3. Have you drawn up a withdrawal strategy?
Weber says that if you find you have a gap between how much you want to spend and your income streams, you will likely have to sell your investments to create the cash to spend in retirement. So you will want to have a plan for when you can increase your income or when you may want to decrease spending in a year when the market drops. If you have sufficient income streams, you are less reliant on the market to deliver returns for your spending.
“Plus, people are living longer nowadays so you should be comfortable that your spending plan is reasonable,” Weber says. “But research has shown that a retiree can increase spending by 10 percent per year through an effective withdrawal strategy.”
Working with a financial advisor to build your retirement plan can help ensure you have a diverse range of financial options will allow you to map out the best withdrawal strategy for your situation.
4. Have you reviewed your investment portfolio?
If you’re contemplating early retirement, the hope is that your investments are growing in a way that will ultimately outpace inflation. It’s also important to understand the tax consequences of drawing on your investment portfolio in retirement. Distributions from tax-deferred accounts like 401(k)s and traditional IRAs will be taxed as ordinary income. There’s also a 10-percent early withdrawal penalty if you’re younger than 59½.
“If you’re thinking about early retirement, it’s a good time to review your investment allocation to support your plan for how you’re going to withdraw your money,” Weber says. “Are you going to hold some money in cash in case the market goes down? Or are you going to liquidate from your investment accounts to create income? Those are two different approaches, and either one can affect the way you invest your money.”
Working with a financial advisor can help you determine how to draw down from your assets in a tax-efficient way. They can look at your entire retirement portfolio and help you come up with a drawdown strategy that takes you goals, taxes and certain retirement risks into account.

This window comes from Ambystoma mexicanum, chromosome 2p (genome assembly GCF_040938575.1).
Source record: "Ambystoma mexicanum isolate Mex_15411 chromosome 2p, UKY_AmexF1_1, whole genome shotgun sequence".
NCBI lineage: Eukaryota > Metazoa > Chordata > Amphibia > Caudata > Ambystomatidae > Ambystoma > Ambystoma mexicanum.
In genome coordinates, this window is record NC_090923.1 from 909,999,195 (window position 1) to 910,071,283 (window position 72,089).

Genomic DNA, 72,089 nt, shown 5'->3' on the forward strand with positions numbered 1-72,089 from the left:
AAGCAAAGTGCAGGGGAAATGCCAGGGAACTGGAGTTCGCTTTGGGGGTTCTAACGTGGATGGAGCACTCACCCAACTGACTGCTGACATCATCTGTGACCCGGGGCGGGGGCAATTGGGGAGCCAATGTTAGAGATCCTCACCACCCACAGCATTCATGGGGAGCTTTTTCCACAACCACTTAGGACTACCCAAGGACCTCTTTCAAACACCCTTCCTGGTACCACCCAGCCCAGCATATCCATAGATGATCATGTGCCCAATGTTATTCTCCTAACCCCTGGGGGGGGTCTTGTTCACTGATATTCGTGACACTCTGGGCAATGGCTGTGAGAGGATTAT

5. How do you envision spending your time?
“What will you be doing now that you have time freedom?” Weber asks. “Are you going to be doing more traveling, which could increase spending? Or are you going to be doing craft projects at home that don’t require a lot of money?”
Of course, this isn’t just a financial decision. Your emotional well-being comes into play, too. Even if you have new plans or passions that you expect to take up your time, don’t underplay the impact that work had on your life and identity. Work life often creates built-in opportunities for friendships, adult conversations and social activities. How will you fill this need if you’re no longer going into the workplace every day?
“Maybe it’s dinner with friends, spending more time with family, joining a tennis league or volunteering,” Weber says. “You want to have something where you feel connected to other people during retirement.”
All investments carry some level of risk including the potential loss of all money invested.
The primary purpose of permanent life insurance is to provide a death benefit. Using permanent life insurance accumulated value to supplement retirement income will reduce the death benefit and may affect other aspects of the policy.
Certified Financial Planner Board of Standards Inc. owns the certification marks CFP®, CERTIFIED FINANCIAL PLANNER™ and CFP® (with flame design) in the U.S., which it awards to individuals who successfully complete CFP Board's initial and ongoing certification requirements.